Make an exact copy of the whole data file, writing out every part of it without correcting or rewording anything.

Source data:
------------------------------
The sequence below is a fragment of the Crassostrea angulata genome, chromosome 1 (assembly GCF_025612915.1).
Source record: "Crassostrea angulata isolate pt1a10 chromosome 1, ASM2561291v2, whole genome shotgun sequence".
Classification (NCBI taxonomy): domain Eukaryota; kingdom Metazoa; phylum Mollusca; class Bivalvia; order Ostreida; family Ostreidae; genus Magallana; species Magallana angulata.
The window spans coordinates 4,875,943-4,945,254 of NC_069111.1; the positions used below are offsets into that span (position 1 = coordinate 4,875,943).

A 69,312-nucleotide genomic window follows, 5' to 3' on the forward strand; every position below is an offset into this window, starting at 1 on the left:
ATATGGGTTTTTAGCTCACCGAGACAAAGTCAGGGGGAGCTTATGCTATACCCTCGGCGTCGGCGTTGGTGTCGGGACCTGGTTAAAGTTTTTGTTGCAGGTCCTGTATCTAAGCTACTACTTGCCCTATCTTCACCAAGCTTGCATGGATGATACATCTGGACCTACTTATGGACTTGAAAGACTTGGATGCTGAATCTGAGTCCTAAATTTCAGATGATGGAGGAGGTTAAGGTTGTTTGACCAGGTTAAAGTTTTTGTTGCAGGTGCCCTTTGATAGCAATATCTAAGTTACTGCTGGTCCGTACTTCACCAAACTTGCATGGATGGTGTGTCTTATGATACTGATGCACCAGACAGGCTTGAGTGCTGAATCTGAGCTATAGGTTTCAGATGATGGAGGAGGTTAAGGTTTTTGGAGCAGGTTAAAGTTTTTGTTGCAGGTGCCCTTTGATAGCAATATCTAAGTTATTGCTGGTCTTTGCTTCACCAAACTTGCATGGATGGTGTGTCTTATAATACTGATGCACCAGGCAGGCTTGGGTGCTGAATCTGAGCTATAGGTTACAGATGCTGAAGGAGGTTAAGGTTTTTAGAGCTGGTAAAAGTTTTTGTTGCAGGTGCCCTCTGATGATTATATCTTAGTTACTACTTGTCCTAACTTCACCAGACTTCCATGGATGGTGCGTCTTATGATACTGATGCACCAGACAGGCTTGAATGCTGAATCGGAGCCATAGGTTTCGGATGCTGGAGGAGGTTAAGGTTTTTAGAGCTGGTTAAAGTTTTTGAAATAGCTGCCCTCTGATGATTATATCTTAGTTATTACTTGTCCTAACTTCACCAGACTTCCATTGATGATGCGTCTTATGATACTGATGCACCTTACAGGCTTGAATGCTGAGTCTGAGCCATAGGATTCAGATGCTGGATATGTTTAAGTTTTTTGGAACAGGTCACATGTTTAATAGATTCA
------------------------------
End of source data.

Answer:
The sequence below is a fragment of the Crassostrea angulata genome, chromosome 1 (assembly GCF_025612915.1).
Source record: "Crassostrea angulata isolate pt1a10 chromosome 1, ASM2561291v2, whole genome shotgun sequence".
Classification (NCBI taxonomy): domain Eukaryota; kingdom Metazoa; phylum Mollusca; class Bivalvia; order Ostreida; family Ostreidae; genus Magallana; species Magallana angulata.
The window spans coordinates 4,875,943-4,945,254 of NC_069111.1; the positions used below are offsets into that span (position 1 = coordinate 4,875,943).

A 69,312-nucleotide genomic window follows, 5' to 3' on the forward strand; every position below is an offset into this window, starting at 1 on the left:
ATATGGGTTTTTAGCTCACCGAGACAAAGTCAGGGGGAGCTTATGCTATACCCTCGGCGTCGGCGTTGGTGTCGGGACCTGGTTAAAGTTTTTGTTGCAGGTCCTGTATCTAAGCTACTACTTGCCCTATCTTCACCAAGCTTGCATGGATGATACATCTGGACCTACTTATGGACTTGAAAGACTTGGATGCTGAATCTGAGTCCTAAATTTCAGATGATGGAGGAGGTTAAGGTTGTTTGACCAGGTTAAAGTTTTTGTTGCAGGTGCCCTTTGATAGCAATATCTAAGTTACTGCTGGTCCGTACTTCACCAAACTTGCATGGATGGTGTGTCTTATGATACTGATGCACCAGACAGGCTTGAGTGCTGAATCTGAGCTATAGGTTTCAGATGATGGAGGAGGTTAAGGTTTTTGGAGCAGGTTAAAGTTTTTGTTGCAGGTGCCCTTTGATAGCAATATCTAAGTTATTGCTGGTCTTTGCTTCACCAAACTTGCATGGATGGTGTGTCTTATAATACTGATGCACCAGGCAGGCTTGGGTGCTGAATCTGAGCTATAGGTTACAGATGCTGAAGGAGGTTAAGGTTTTTAGAGCTGGTAAAAGTTTTTGTTGCAGGTGCCCTCTGATGATTATATCTTAGTTACTACTTGTCCTAACTTCACCAGACTTCCATGGATGGTGCGTCTTATGATACTGATGCACCAGACAGGCTTGAATGCTGAATCGGAGCCATAGGTTTCGGATGCTGGAGGAGGTTAAGGTTTTTAGAGCTGGTTAAAGTTTTTGAAATAGCTGCCCTCTGATGATTATATCTTAGTTATTACTTGTCCTAACTTCACCAGACTTCCATTGATGATGCGTCTTATGATACTGATGCACCTTACAGGCTTGAATGCTGAGTCTGAGCCATAGGATTCAGATGCTGGATATGTTTAAGTTTTTTGGAACAGGTCACATGTTTAATAGATTCA